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Mark Twain Forum <[log in to unmask]>
Thu, 9 Sep 1999 02:04:31 -0400
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Two personal anecdotes that might interest Mark Twain Forum members:


1. I am a collector. Three of my collections are cow paraphernalia,
Twain-related items, and postcards.

I normally buy postcards for 50 cents or less. Rarely, I'll buy one for $1.

About two years ago, at a postcard sale I found a postcard I couldn't pass
up for $4.  It brought all of my collections together in one item.  It was
what is called a real photo card.  In the early 1900s it was common for
people to have photos taken of themselves, their homes, their farm animals,
etc. and have them printed on postcards. Often, a name or location was
written on the negative in black, which appeared on the photo print as

The $4 card was a photo of a family cow. In white writing on the bottom of
the picture it said:


To any Twain enthusiast, it is obvious why a cow born on that date would
have been named "Twain." The postcard is one of my prize possessions
---worth only $4 to some but much more to me.


2. In the late 70's I was active in the women's movement. For my local NOW
chapter, I created about a dozen stationary designs (to be printed and sold
as fundraisers). Each included a 'feminist' quote from a famous person.

On one design, I drew a small portrait of Mark Twain and used the quote:
"We easily perceive that the peoples furthest from civilization are the
ones where equality between man and woman are furthest apart....No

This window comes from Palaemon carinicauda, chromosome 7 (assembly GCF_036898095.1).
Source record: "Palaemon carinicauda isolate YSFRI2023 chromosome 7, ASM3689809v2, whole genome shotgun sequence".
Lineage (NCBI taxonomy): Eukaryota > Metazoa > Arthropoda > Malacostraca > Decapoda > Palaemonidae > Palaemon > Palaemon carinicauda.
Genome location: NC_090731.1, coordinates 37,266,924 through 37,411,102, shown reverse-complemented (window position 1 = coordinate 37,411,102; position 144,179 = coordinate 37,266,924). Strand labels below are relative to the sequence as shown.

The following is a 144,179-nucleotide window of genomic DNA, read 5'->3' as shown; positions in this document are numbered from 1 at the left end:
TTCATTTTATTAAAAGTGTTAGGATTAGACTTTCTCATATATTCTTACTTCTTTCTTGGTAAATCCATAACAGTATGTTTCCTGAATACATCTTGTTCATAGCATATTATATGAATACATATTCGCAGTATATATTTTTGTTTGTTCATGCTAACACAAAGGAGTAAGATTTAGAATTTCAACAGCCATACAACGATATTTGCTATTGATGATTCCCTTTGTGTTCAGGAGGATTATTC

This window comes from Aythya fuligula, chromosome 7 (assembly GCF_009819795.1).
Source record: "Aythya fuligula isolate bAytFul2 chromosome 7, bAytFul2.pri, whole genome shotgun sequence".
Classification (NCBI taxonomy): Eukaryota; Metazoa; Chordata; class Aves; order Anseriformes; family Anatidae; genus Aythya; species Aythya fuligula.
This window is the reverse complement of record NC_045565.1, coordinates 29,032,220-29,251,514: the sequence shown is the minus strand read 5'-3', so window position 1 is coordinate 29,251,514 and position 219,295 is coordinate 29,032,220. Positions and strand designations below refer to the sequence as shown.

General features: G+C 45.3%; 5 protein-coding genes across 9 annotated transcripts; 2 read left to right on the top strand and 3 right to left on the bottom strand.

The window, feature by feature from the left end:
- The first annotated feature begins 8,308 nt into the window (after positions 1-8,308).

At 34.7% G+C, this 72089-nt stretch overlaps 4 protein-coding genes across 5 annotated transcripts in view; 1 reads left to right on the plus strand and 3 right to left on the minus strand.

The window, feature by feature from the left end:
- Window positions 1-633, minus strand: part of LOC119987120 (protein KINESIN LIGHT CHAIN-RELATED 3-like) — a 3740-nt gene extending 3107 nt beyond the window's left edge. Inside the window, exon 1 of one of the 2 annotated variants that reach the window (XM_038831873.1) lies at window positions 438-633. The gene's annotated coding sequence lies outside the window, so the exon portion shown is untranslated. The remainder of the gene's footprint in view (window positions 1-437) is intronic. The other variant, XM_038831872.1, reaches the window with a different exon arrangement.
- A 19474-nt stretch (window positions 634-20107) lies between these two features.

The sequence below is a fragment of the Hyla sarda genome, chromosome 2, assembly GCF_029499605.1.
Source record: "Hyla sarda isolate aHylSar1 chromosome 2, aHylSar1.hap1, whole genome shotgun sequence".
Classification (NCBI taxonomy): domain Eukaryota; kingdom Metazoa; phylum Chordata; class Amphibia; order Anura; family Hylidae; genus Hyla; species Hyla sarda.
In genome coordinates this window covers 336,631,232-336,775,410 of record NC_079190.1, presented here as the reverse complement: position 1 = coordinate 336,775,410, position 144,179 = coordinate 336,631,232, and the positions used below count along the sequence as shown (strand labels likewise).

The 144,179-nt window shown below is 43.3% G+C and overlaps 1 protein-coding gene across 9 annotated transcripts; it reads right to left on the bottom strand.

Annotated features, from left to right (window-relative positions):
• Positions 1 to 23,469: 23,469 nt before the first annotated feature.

civilization can be perfect until exact equality between man and woman is

I had found the quote in Maxwell Geismar's "Mark Twain & the Three R's:
Race, Religion, Revolution & Related Matters"  I did not include the source
on the stationary.

After receiving a note I had sent on a piece of the stationary, a writer
friend called to ask the source because she hoped to use the quote in her
writing.  I told her what I knew (that is it was from Mark Twain's
notebook, quoted in Geismar's book) and then wrote a letter to Geismar (via
his publisher) asking him to send more specific information.

Months passed and I never heard from him.  I figured he was an important
author too busy to answer my letter.

Several years later, I received a letter and package from one of Geismar's
friends.  (I cannot find the letter now.  I wish I had kept it and knew the
name of the person who sent it.) He told me Geismar had received my letter
and had made a notation on it and placed it in his pile of mail to be
answered.  However, he was dying (of cancer, I believe) and never completed
the response.  It had taken his friend and his wife several years to sort
through Geismar's papers.

In the letter, the friend explained the source of the quotation.  It had
been written by Twain on November 6, 1895 on board or en route to or in New

The package included a half dozen posters advertising Geismar's "Three R's"
book ---and the poster had that same quotation on it.  I framed one for
myself. Over a period of years I gave the others to those I knew would
appreciate them.

Also in the package was a copy of Geismar's 1970 "Mark Twain, An American
Prophet."  The friend told me that Geismar had a few copies of the book
left when he died.  (I'm not sure, but I think it was already out-of-print
at that time.)  From my letter, he knew I would appreciate a copy so sent
one as a gift.

It was one of the best gifts I ever received ---something I love and
cherish ---and was doubly appreciated because it was unexpected.

C.J. Peiffer